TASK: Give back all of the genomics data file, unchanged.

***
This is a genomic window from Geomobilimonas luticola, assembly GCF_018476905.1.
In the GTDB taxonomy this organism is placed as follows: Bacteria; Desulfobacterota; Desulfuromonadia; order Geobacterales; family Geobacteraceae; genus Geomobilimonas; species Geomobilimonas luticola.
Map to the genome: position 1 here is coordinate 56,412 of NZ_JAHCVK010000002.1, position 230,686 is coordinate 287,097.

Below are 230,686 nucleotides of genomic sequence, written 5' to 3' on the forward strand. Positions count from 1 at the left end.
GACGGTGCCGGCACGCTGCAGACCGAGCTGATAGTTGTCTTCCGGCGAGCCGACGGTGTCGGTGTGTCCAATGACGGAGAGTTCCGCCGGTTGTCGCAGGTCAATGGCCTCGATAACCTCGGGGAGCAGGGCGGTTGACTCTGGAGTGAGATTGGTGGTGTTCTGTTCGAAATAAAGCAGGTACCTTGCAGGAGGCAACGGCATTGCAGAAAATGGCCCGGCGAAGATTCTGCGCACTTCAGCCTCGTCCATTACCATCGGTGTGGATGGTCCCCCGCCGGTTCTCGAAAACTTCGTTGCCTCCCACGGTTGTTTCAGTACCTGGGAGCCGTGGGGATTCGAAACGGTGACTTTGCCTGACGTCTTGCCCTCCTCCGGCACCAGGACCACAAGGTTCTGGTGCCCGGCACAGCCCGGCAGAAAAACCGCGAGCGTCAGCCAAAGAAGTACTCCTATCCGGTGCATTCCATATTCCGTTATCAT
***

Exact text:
This is a genomic window from Geomobilimonas luticola, assembly GCF_018476905.1.
In the GTDB taxonomy this organism is placed as follows: Bacteria; Desulfobacterota; Desulfuromonadia; order Geobacterales; family Geobacteraceae; genus Geomobilimonas; species Geomobilimonas luticola.
Map to the genome: position 1 here is coordinate 56,412 of NZ_JAHCVK010000002.1, position 230,686 is coordinate 287,097.

Below are 230,686 nucleotides of genomic sequence, written 5' to 3' on the forward strand. Positions count from 1 at the left end.
GACGGTGCCGGCACGCTGCAGACCGAGCTGATAGTTGTCTTCCGGCGAGCCGACGGTGTCGGTGTGTCCAATGACGGAGAGTTCCGCCGGTTGTCGCAGGTCAATGGCCTCGATAACCTCGGGGAGCAGGGCGGTTGACTCTGGAGTGAGATTGGTGGTGTTCTGTTCGAAATAAAGCAGGTACCTTGCAGGAGGCAACGGCATTGCAGAAAATGGCCCGGCGAAGATTCTGCGCACTTCAGCCTCGTCCATTACCATCGGTGTGGATGGTCCCCCGCCGGTTCTCGAAAACTTCGTTGCCTCCCACGGTTGTTTCAGTACCTGGGAGCCGTGGGGATTCGAAACGGTGACTTTGCCTGACGTCTTGCCCTCCTCCGGCACCAGGACCACAAGGTTCTGGTGCCCGGCACAGCCCGGCAGAAAAACCGCGAGCGTCAGCCAAAGAAGTACTCCTATCCGGTGCATTCCATATTCCGTTATCAT